Under this construction of the clause in question, it is calculated to operate as a powerful and immediate check upon the proceedings of the federal legislature, itself, so long as the sanction of an oath, and the obligations of conscience, are regarded, among men. For, as every member is bound by oath to support the constitution, if he were to bring every measure that is proposed to the test here mentioned, and reject whatsoever could not stand the scrutiny, we should probably cease to hear any questions respecting the constitutionality of the acts of the federal government. To which we may add, that this interpretation of the clause is indispensably necessary to support that principle of the constitution, which regards the judicial exposition of that instrument, as the bulwark provided against undue extension of the legislative power. If it be understood that the powers implied in the specified powers, have an immediate and appropriate relation to them, as means, necessary and proper for carrying them into execution, questions on the constitutionality of laws passed for this purpose, will be of a nature sufficiently precise and determinate, for judicial cognizance and control. If on the one hand congress are not limited in the choice of the means, by any such appropriate relation of them to the specified powers, but may use all such as they may deem capable of answering the end, without regard to the necessity, or propriety of them, all questions relating to means of this sort must be questions of mere policy, and expediency, and from which the judicial interposition and control are completely excluded. . . . If, for example, congress were to pass a law prohibiting any person from bearing arms, as a means of preventing insurrections, the judicial courts, under the construction of the words necessary and proper, here contended for, would be able to pronounce decidedly upon the constitutionality of these means. But if congress may use any means, which they choose to adopt, the provision in the constitution which secures to the people the right of bearing arms, is a mere nullity; and any man imprisoned for bearing arms under such an act, might be without relief; because in that case, no court could have any power to pronounce on the necessity or propriety of the means adopted by congress to carry any specified power into complete effect.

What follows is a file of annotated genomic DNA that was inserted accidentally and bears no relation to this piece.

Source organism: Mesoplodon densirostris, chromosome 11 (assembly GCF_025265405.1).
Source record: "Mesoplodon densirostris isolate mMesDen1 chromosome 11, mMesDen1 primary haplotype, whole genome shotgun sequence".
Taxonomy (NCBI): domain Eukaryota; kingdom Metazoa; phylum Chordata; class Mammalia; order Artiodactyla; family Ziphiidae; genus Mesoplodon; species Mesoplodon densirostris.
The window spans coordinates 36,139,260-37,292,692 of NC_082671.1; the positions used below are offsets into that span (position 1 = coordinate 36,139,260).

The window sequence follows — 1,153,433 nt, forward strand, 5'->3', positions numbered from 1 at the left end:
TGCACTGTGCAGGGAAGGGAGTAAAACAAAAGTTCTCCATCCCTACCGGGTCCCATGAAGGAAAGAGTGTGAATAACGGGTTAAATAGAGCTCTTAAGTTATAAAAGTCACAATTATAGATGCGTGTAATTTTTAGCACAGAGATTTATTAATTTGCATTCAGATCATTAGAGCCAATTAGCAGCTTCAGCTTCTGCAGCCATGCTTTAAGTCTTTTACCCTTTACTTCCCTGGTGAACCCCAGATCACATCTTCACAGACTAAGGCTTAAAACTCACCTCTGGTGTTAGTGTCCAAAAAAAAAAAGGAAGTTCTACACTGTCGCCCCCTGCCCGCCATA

This finishes our view of the legislative powers granted to the federal government; great and extensive as they must appear, they are in general such as experience had evinced to be necessary, or as the principles of a federal government had recommended to experiment, at least. In many instances these powers have been guarded by wise provisions, and restraints; some of which have been already noticed; the remainder will soon pass under review. Experience has already evinced the benefit of these restraints; and had they been more numerous, and more effectual, there is little reason to doubt that it would have contributed largely to the peace and harmony of the union, both heretofore, and hereafter. All governments have a natural tendency towards an increase, and assumption of power; and the administration of the federal government, has too frequently demonstrated, that the people of America are not exempt from this vice in their constitution. We have seen that parchment chains are not sufficient to correct this unhappy propensity; they are, nevertheless, capable of producing the most salutary effects; for, when broken, they warn the people to change those perfidious agents, who dare to violate them.
Tucker, St. George. Blackstone's Commentaries: With Notes of Reference to the Constitution and Laws of the Federal Government of the United States and of the Commonwealth of Virginia. 5 vols. Philadelphia, 1803. Reprint. South Hackensack, N.J.: Rothman Reprints, 1969.
© 1987 by The University of Chicago